Presentation on theme: "Economic Issues for Mentors: preparing for economic success at UCSF Mandana Khalili, MD Modified slides courtesy of James Kahn MD."— Presentation transcript:
Economic Issues for Mentors: preparing for economic success at UCSF Mandana Khalili, MD Modified slides courtesy of James Kahn MD
10,000 foot view The University is not empowered to “look-out” for faculty. Faculty must look out for themselves Research administration could use help and some understanding
Goals Why it is important to read fiscal balance sheets How to identify who is responsible for your accounts Creating good working relationships with persons who are responsible for your contracts, subcontracts, expenditures How to save money for the future What happens if you run out of money? Effective and successful delegation Establish grounds rules and culture for fiscal health Understanding how to diversify your funding
“Financial Issues” The “University” is Generous, but not the “Deep Pockets” Industry (or other sources of extramural support) is a Partner and is Willing to Cover Its Share of Costs Budgeting and Financial Management Responsibilities Belong to the PI Don’t Make Assumptions or Minimize Legitimate Costs
How to repay debt from training? NIH Loan Repayment Program Clinical Research Pediatric Research Health Disparities Research Clinical Research: persons from disadvantaged backgrounds Contraception and Infertility Research Repay qualified educational debt up to $35,000 per year; Reimburse Federal and state taxes Repay qualified educational debt after completion of the two-year commitment through competitive renewals Each year >1,600 researchers are funded.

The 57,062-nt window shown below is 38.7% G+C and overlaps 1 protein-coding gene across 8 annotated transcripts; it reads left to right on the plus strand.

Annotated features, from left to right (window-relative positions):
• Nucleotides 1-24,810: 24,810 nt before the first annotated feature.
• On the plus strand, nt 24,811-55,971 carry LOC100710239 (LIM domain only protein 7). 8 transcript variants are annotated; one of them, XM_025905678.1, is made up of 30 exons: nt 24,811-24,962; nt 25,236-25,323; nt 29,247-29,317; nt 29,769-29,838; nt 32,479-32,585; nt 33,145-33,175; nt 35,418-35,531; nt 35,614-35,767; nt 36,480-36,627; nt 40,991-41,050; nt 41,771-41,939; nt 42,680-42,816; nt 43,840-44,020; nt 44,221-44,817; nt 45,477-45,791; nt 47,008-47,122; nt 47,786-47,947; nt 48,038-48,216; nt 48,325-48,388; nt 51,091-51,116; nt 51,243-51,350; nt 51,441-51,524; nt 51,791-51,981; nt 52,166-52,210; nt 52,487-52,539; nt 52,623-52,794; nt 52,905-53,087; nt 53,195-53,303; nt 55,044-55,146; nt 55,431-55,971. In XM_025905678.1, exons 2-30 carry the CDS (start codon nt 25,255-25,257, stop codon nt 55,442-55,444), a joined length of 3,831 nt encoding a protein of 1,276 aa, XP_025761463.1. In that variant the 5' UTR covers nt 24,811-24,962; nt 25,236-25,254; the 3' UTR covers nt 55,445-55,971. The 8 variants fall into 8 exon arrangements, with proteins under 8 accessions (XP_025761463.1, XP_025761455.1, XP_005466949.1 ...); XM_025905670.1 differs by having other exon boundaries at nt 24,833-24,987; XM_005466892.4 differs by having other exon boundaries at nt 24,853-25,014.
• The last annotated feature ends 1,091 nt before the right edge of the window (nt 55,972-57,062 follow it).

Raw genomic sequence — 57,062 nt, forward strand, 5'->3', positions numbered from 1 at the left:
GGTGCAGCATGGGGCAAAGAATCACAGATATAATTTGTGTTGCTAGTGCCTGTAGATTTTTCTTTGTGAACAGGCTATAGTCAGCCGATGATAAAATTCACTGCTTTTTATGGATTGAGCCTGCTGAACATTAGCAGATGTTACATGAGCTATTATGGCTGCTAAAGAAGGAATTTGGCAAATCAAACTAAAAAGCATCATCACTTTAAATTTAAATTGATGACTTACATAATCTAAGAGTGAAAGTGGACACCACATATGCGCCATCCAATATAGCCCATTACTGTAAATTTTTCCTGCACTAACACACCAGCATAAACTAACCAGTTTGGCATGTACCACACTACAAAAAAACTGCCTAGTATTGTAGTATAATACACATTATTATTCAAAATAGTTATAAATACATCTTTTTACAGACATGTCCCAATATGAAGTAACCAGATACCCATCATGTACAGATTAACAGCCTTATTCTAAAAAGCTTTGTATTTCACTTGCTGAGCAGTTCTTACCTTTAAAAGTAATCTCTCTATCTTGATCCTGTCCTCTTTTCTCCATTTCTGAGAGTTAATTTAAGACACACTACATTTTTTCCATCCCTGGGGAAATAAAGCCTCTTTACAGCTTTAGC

A Gift can keep giving Gift: a voluntary, irrevocable transfer of something of value without consideration at the time of transfer or any time in the future. Gifts are not subject to Regents of the University of California overhead charges. Private grant: an award to UCSF in response to a proposal that specifies reports on expenditures, guidelines for audits, consideration for the grantor, testing or evaluating, and/or satisfying specific conditions or requirements for a specified period of performance. These are subject to overhead. Currently, the "Gift Fee" is 4% upon receipt of cash and a "Spending Fee" of 1% upon expenditure for donor-intended purpose.
Clinical Research Realities Clinical Research has Become More Complex As PI, You Must Know the “Rules” Clinical Research is Costly and Complex Significant Implications of Clinical Trials on Patient Care Coordination and Integration with “Routine” Clinical Care Understanding of Protocol Requirements, Resources High “Costs” of Clinical Services Identify UCSF and Other Resources and Take Advantage of Them
“Financial Issues” Define Investigational Activities Differentiate them from Routine Clinical Care Identify Anticipated Costs of the Trial Understand Who Will Pay for Each Component of the Trial (or Sequelae) Know the Payor Mix of the Study Population
“Budgeting” Direct Costs Direct Investigational Costs Associated Supplies and Materials Personnel, including Investigators “Other” Anticipated and Unanticipated Costs Follow-up Care Management of Complications Prolonged Hospitalization Indirect Costs (Currently 26%)
Actions that Lead to False Claims Charging for items provided for free by the sponsor Billing for non-covered services Attesting that the trial is in compliance with all regulations when it is not
Minimizing Your Risks Maximizing Your Opportunities Address Critical Issues Clinical Trials Budgeting Coordination of Care Fee for Non-Study Resources Validation of All Trial-Related Services/Costs Standards of Care Trial Associated Costs “Hidden” Costs Understand Billing Expectations
Resources RSA:http://medicine.ucsf.edu/research/r esources/rsa.htmlhttp://medicine.ucsf.edu/research/r esources/rsa.html Contracts and Grants Cost Transfers General Ledger and Fund Accounting Post-Award Management of Funds (ideas to IPOs) and consult